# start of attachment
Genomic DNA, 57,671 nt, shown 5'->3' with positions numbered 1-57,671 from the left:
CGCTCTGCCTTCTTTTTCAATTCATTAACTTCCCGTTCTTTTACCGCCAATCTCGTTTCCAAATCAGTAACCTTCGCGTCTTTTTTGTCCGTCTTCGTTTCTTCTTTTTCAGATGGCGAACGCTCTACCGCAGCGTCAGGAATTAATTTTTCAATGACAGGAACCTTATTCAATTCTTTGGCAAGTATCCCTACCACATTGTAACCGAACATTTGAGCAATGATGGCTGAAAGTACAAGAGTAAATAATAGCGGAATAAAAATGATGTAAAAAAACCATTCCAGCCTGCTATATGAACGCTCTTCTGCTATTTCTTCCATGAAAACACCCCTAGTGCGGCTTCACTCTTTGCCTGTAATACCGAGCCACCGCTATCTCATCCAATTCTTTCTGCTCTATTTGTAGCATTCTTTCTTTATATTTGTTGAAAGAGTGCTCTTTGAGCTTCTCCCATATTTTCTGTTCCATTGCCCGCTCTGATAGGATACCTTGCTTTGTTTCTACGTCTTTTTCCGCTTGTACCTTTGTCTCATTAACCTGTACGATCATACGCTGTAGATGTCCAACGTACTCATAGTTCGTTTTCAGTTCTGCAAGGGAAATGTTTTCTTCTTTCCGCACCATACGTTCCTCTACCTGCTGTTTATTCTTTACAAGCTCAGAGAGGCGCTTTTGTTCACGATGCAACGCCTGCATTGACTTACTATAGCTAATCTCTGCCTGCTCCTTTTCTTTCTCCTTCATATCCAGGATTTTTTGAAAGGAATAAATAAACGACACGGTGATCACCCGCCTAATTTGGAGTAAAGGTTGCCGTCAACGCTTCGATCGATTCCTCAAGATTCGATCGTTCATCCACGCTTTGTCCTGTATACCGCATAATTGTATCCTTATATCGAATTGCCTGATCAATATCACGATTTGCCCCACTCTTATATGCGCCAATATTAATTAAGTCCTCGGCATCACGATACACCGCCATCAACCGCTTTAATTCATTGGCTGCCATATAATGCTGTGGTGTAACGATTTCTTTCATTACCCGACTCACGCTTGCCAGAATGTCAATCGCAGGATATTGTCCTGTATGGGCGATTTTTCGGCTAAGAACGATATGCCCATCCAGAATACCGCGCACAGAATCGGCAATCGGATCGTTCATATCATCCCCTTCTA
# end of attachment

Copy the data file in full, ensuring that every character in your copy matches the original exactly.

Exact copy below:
Genomic DNA, 57,671 nt, shown 5'->3' with positions numbered 1-57,671 from the left:
CGCTCTGCCTTCTTTTTCAATTCATTAACTTCCCGTTCTTTTACCGCCAATCTCGTTTCCAAATCAGTAACCTTCGCGTCTTTTTTGTCCGTCTTCGTTTCTTCTTTTTCAGATGGCGAACGCTCTACCGCAGCGTCAGGAATTAATTTTTCAATGACAGGAACCTTATTCAATTCTTTGGCAAGTATCCCTACCACATTGTAACCGAACATTTGAGCAATGATGGCTGAAAGTACAAGAGTAAATAATAGCGGAATAAAAATGATGTAAAAAAACCATTCCAGCCTGCTATATGAACGCTCTTCTGCTATTTCTTCCATGAAAACACCCCTAGTGCGGCTTCACTCTTTGCCTGTAATACCGAGCCACCGCTATCTCATCCAATTCTTTCTGCTCTATTTGTAGCATTCTTTCTTTATATTTGTTGAAAGAGTGCTCTTTGAGCTTCTCCCATATTTTCTGTTCCATTGCCCGCTCTGATAGGATACCTTGCTTTGTTTCTACGTCTTTTTCCGCTTGTACCTTTGTCTCATTAACCTGTACGATCATACGCTGTAGATGTCCAACGTACTCATAGTTCGTTTTCAGTTCTGCAAGGGAAATGTTTTCTTCTTTCCGCACCATACGTTCCTCTACCTGCTGTTTATTCTTTACAAGCTCAGAGAGGCGCTTTTGTTCACGATGCAACGCCTGCATTGACTTACTATAGCTAATCTCTGCCTGCTCCTTTTCTTTCTCCTTCATATCCAGGATTTTTTGAAAGGAATAAATAAACGACACGGTGATCACCCGCCTAATTTGGAGTAAAGGTTGCCGTCAACGCTTCGATCGATTCCTCAAGATTCGATCGTTCATCCACGCTTTGTCCTGTATACCGCATAATTGTATCCTTATATCGAATTGCCTGATCAATATCACGATTTGCCCCACTCTTATATGCGCCAATATTAATTAAGTCCTCGGCATCACGATACACCGCCATCAACCGCTTTAATTCATTGGCTGCCATATAATGCTGTGGTGTAACGATTTCTTTCATTACCCGACTCACGCTTGCCAGAATGTCAATCGCAGGATATTGTCCTGTATGGGCGATTTTTCGGCTAAGAACGATATGCCCATCCAGAATACCGCGCACAGAATCGGCAATCGGATCGTTCATATCATCCCCTTCTA